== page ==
Projects with PawsMay 23, 2022 11:52AM ● By Tricia Hoadley
Text by Richard L. Gaw
Georgia, a yellow Labrador puppy and for the moment a resident of Newark, has already in her 12-week life hung out at Harrington Beach on the campus of the University of Delaware, pranced along Main Street, explored the James Hall Trail near the Newark train station and visited the UD Creamery.
Georgia – and her constant companions Karen Kral and John Sherman – are volunteer puppy raisers for Canine Partners for Life (CPL), a national organization headquartered in nearby Cochranville, Pa. that provides training for dogs who become full-time service or companion dogs for individuals with physical or cognitive challenges all over the country.
Georgia is the tenth puppy that Karen and John have helped provide early training for. In their decade-long partnership with CPL, they have also worked with Digger, Banditt, Samba, Cheeky, Bela, Rebi, Kathi, Blue and Dawk, many of whom received formal training and were then connected to their owners.
While Karen and John will only share their “puppy home” with Georgia for about four months, the time they spend with her is crucial to her development and future role as a service or companion dog. They are responsible for raising the puppy in accordance with all CPL policies and procedures, including housebreaking, crate training, vet visits, reinforcing good manners, teaching basic obedience commands and socializing the puppy in public locations every day.
“The puppies need to be well-trained, because they will eventually be living with their recipient all the time, and they need to be able to focus and help that person,” Karen said.
“When we are taking one of our puppies on a walk and mention our role at Canine Partners for Life to friends and passers-by, the one thing I most often hear is, “I could never give up a puppy like this,’” John said. “My usual response to them is, ‘Well, you have to remember that this is not a pet. This is a project.’ We’re following a one-inch thick training manual and we have to maintain strict adherence to it.”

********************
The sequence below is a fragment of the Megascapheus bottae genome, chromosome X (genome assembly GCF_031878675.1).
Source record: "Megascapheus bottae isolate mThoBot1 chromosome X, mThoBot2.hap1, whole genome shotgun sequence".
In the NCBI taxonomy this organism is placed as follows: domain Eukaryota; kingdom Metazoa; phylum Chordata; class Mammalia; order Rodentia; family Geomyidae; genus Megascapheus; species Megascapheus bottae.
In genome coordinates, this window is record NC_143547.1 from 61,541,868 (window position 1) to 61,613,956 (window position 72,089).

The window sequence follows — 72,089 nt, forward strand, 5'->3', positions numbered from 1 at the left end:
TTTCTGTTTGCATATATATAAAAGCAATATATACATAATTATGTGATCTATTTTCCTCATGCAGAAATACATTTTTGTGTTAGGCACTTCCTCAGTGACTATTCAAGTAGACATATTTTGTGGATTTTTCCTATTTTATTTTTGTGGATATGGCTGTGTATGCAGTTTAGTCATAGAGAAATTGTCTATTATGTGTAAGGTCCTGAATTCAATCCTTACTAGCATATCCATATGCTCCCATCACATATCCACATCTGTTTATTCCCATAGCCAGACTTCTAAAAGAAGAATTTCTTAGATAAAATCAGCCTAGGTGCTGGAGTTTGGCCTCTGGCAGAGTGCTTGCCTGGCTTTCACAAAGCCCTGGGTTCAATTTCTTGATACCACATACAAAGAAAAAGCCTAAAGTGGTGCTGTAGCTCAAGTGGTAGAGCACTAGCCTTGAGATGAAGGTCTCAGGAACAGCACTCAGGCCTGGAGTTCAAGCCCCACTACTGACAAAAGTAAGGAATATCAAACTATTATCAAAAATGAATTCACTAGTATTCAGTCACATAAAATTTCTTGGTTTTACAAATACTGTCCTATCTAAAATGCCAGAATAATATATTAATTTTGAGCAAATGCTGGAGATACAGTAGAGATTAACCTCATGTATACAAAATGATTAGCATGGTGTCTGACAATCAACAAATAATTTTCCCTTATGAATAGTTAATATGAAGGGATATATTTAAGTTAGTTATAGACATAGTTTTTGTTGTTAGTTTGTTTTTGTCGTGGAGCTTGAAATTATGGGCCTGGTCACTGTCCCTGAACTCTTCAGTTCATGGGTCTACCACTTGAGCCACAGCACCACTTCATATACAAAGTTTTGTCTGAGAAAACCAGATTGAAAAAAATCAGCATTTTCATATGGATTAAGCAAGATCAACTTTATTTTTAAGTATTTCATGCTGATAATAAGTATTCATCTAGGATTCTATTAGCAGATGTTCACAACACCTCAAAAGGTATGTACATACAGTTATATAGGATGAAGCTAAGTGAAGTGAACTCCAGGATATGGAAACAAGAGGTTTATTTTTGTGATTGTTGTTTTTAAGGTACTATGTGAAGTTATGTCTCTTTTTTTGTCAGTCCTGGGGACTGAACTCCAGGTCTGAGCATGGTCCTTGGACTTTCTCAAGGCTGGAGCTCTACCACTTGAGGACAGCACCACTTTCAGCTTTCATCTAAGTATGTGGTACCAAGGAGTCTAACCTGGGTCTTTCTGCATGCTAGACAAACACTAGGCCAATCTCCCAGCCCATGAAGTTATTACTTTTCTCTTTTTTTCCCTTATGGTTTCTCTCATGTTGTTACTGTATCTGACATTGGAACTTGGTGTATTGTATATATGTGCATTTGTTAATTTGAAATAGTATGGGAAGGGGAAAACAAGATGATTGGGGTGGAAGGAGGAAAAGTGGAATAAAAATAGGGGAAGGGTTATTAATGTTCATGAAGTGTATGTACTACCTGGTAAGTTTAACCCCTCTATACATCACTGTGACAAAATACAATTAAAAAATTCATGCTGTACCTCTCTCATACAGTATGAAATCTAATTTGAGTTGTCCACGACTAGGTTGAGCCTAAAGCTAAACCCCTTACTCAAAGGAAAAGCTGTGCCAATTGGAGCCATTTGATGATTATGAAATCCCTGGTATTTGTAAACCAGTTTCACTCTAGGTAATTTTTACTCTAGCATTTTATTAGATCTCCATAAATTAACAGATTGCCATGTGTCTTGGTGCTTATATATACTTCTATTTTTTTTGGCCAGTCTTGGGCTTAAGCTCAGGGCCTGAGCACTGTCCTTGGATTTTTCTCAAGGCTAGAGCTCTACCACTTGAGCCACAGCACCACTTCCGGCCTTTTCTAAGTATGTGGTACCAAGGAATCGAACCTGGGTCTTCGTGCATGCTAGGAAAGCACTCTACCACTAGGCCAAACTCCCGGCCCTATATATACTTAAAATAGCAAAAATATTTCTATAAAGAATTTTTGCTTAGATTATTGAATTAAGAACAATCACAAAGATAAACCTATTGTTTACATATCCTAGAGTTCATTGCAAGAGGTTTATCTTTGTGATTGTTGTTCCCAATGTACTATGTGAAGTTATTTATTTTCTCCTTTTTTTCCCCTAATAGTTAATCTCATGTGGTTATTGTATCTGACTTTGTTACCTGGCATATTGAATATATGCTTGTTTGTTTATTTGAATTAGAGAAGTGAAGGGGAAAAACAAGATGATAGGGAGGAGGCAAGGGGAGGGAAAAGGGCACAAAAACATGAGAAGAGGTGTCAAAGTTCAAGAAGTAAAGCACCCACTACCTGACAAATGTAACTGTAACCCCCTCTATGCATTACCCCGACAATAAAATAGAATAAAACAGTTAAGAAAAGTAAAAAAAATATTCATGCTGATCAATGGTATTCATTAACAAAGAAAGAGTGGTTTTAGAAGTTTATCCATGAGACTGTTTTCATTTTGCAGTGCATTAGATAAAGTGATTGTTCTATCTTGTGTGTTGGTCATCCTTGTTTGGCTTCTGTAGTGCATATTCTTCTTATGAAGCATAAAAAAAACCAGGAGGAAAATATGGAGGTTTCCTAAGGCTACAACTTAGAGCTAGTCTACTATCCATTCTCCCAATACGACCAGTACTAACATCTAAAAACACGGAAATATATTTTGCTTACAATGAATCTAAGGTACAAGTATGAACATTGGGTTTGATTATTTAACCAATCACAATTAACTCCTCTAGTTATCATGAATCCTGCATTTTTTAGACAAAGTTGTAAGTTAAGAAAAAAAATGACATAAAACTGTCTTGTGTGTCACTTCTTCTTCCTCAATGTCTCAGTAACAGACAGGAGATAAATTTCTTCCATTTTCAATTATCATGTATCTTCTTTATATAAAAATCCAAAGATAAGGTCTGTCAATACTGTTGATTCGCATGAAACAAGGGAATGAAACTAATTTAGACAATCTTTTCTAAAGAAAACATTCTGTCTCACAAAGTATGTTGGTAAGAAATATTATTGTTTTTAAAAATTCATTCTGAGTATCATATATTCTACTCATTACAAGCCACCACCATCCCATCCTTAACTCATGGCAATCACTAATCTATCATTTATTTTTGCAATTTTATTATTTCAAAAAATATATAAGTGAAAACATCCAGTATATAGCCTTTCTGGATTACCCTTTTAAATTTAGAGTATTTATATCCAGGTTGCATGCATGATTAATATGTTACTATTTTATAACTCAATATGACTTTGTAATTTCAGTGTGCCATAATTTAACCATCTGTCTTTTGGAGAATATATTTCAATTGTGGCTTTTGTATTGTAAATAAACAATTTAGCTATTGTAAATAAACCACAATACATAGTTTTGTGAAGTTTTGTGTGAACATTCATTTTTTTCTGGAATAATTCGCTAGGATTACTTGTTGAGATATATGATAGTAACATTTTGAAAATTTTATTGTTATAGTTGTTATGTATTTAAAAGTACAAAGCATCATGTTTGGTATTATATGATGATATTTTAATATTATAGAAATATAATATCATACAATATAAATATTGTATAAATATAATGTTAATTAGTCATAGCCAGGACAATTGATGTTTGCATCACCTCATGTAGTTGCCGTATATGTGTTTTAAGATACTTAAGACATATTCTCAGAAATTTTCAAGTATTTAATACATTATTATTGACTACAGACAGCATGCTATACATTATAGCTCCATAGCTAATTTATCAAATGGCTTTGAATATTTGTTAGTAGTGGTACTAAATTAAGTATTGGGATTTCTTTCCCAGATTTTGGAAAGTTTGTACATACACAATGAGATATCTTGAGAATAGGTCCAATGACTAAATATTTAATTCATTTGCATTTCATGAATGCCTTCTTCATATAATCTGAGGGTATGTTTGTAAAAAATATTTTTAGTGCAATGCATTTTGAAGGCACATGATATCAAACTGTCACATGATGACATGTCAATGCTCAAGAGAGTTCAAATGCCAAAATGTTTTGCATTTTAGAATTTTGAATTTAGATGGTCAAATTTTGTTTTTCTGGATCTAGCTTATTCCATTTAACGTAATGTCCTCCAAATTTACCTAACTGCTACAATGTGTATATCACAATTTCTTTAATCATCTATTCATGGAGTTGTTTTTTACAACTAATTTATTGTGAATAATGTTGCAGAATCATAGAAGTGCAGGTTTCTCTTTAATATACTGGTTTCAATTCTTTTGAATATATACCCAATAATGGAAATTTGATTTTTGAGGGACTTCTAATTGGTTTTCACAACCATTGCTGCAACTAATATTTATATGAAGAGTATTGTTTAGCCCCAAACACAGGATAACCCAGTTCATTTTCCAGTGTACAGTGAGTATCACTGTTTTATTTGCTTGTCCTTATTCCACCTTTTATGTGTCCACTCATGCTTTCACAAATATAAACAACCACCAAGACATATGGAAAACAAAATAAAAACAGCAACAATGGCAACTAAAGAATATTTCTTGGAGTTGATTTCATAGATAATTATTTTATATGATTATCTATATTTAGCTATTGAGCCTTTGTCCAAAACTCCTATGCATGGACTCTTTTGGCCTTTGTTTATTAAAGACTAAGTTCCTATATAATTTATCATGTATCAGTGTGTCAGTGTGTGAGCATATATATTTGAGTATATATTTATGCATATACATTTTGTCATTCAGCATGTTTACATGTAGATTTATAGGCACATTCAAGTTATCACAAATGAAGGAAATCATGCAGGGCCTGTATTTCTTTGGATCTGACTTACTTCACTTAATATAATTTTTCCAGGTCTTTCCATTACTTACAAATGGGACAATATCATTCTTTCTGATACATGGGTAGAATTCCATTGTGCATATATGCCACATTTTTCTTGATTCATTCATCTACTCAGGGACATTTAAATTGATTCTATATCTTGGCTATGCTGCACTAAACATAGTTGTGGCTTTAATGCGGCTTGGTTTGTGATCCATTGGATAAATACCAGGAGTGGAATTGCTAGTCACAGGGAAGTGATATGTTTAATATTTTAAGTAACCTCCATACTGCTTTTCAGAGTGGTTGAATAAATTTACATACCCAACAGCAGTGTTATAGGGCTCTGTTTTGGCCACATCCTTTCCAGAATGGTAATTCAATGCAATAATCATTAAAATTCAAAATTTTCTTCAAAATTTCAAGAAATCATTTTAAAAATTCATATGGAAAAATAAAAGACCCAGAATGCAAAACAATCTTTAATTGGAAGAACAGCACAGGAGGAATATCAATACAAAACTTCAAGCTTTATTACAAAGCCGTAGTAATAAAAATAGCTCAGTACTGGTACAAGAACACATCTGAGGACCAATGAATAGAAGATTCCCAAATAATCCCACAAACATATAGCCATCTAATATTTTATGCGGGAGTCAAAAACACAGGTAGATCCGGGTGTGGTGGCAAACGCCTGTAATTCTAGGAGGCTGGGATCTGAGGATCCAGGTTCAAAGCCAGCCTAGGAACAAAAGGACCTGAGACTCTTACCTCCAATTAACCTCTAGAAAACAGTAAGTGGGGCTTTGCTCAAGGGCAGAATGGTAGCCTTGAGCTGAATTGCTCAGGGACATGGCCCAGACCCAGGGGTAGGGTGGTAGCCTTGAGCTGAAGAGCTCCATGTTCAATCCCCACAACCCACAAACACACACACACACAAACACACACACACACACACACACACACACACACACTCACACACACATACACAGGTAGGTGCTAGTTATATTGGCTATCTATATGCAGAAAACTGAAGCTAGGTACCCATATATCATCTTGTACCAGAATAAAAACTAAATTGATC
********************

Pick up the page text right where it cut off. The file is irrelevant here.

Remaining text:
Tonya DiPilla, CPL’s associate director of development and communications, said that volunteers like Karen and John are responsible for the first rung of training that eventually connects companion and service dogs to their eventual owners.
“All of our dogs go through two full years of training before they become a service or a companion dog, and every single puppy that goes through our program begins their training with people like Karen and John,” she said. “Without these volunteers, these partnerships would not be possible. We can’t continue to place service dogs without people like Karen and John, who are so selflessly giving up so much of their time to build that puppy’s very foundation.
“It’s a huge commitment, but it’s very rewarding at the same time, because they are a part of this huge partnership that changes somebody’s life.”
One of the biggest thrills John and Karen receive is when they attend graduation ceremonies for dogs that have gone through the entire CPL training program.
“The first one ceremony we went to, someone told us, ‘Don’t forget your tissues,’” Karen said. “The recipients begin to tell the audience what the dog has meant to them so far, and more importantly, what their life was like before their dogs came into their lives. They share stories of not being able to leave their home or not being able to walk upstairs, or having to rely on a friend or a family member.
“While every dog is in some way an emotional support for us, these dogs are that and so much more.”
“When we hear people say, ‘This dog has made my life worth living again,’ it tends to get very emotional for Karen and me,” John said. “We’re glad to be a part of this community.”
Canine Partners for Life is a worldwide organization that works with several volunteers in Delaware. To learn more about opportunities such as providing early training for puppies, visit www.k94life.org, or call 610-869-4902.